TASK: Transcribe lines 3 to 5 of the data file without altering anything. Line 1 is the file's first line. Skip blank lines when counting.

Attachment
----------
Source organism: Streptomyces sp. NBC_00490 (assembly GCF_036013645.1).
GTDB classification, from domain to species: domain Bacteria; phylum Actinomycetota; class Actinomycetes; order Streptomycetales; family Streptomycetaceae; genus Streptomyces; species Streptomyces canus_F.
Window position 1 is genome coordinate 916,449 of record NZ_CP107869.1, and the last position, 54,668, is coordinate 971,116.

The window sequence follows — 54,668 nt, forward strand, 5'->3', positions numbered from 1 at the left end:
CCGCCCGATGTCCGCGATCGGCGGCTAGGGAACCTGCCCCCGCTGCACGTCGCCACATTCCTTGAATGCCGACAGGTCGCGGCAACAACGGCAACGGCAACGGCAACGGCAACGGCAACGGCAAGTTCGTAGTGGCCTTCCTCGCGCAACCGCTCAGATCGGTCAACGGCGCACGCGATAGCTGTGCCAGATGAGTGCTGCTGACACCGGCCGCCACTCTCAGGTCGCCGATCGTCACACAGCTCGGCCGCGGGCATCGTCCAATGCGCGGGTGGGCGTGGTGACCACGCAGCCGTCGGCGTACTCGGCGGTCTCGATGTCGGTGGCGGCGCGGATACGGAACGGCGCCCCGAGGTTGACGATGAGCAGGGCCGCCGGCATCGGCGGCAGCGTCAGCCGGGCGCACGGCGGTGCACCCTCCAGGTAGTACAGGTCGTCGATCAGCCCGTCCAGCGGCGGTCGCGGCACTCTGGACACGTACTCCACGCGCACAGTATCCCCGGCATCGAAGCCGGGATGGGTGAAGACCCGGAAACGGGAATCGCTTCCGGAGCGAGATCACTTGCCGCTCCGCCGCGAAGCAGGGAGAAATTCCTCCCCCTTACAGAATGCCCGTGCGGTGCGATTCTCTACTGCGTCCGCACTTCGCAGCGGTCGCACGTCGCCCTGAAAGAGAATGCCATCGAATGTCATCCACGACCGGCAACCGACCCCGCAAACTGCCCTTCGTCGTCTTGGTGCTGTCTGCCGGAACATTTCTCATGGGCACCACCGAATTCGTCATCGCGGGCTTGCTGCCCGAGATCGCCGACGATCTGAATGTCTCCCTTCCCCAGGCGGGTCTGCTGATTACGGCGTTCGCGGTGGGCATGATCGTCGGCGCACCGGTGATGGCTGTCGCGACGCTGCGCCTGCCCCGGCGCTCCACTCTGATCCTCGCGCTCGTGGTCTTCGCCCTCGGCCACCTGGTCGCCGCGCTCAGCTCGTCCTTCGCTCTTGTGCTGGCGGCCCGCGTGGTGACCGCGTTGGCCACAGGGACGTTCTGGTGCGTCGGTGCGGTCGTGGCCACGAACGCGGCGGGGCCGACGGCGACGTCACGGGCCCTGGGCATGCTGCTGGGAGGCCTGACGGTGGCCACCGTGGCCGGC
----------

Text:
Window position 1 is genome coordinate 916,449 of record NZ_CP107869.1, and the last position, 54,668, is coordinate 971,116.

The window sequence follows — 54,668 nt, forward strand, 5'->3', positions numbered from 1 at the left end:
CCGCCCGATGTCCGCGATCGGCGGCTAGGGAACCTGCCCCCGCTGCACGTCGCCACATTCCTTGAATGCCGACAGGTCGCGGCAACAACGGCAACGGCAACGGCAACGGCAACGGCAACGGCAAGTTCGTAGTGGCCTTCCTCGCGCAACCGCTCAGATCGGTCAACGGCGCACGCGATAGCTGTGCCAGATGAGTGCTGCTGACACCGGCCGCCACTCTCAGGTCGCCGATCGTCACACAGCTCGGCCGCGGGCATCGTCCAATGCGCGGGTGGGCGTGGTGACCACGCAGCCGTCGGCGTACTCGGCGGTCTCGATGTCGGTGGCGGCGCGGATACGGAACGGCGCCCCGAGGTTGACGATGAGCAGGGCCGCCGGCATCGGCGGCAGCGTCAGCCGGGCGCACGGCGGTGCACCCTCCAGGTAGTACAGGTCGTCGATCAGCCCGTCCAGCGGCGGTCGCGGCACTCTGGACACGTACTCCACGCGCACAGTATCCCCGGCATCGAAGCCGGGATGGGTGAAGACCCGGAAACGGGAATCGCTTCCGGAGCGAGATCACTTGCCGCTCCGCCGCGAAGCAGGGAGAAATTCCTCCCCCTTACAGAATGCCCGTGCGGTGCGATTCTCTACTGCGTCCGCACTTCGCAGCGGTCGCACGTCGCCCTGAAAGAGAATGCCATCGAATGTCATCCACGACCGGCAACCGACCCCGCAAACTGCCCTTCGTCGTCTTGGTGCTGTCTGCCGGAACATTTCTCATGGGCACCACCGAATTCGTCATCGCGGGCTTGCTGCCCGAGATCGCCGACGATCTGAATGTCTCCCTTCCCCAGGCGGGTCTGCTGATTACGGCGTTCGCGGTGGGCATGATCGTCGGCGCACCGGTGATGGCTGTCGCGACGCTGCGCCTGCCCCGGCGCTCCACTCTGATCCTCGCGCTCGTGGTCTTCGCCCTCGGCCACCTGGTCGCCGCGCTCAGCTCGTCCTTCGCTCTTGTGCTGGCGGCCCGCGTGGTGACCGCGTTGGCCACAGGGACGTTCTGGTGCGTCGGTGCGGTCGTGGCCACGAACGCGGCGGGGCCGACGGCGACGTCACGGGCCCTGGGCATGCTGCTGGGAGGCCTGACGGTGGCCACCGTGGCCGGC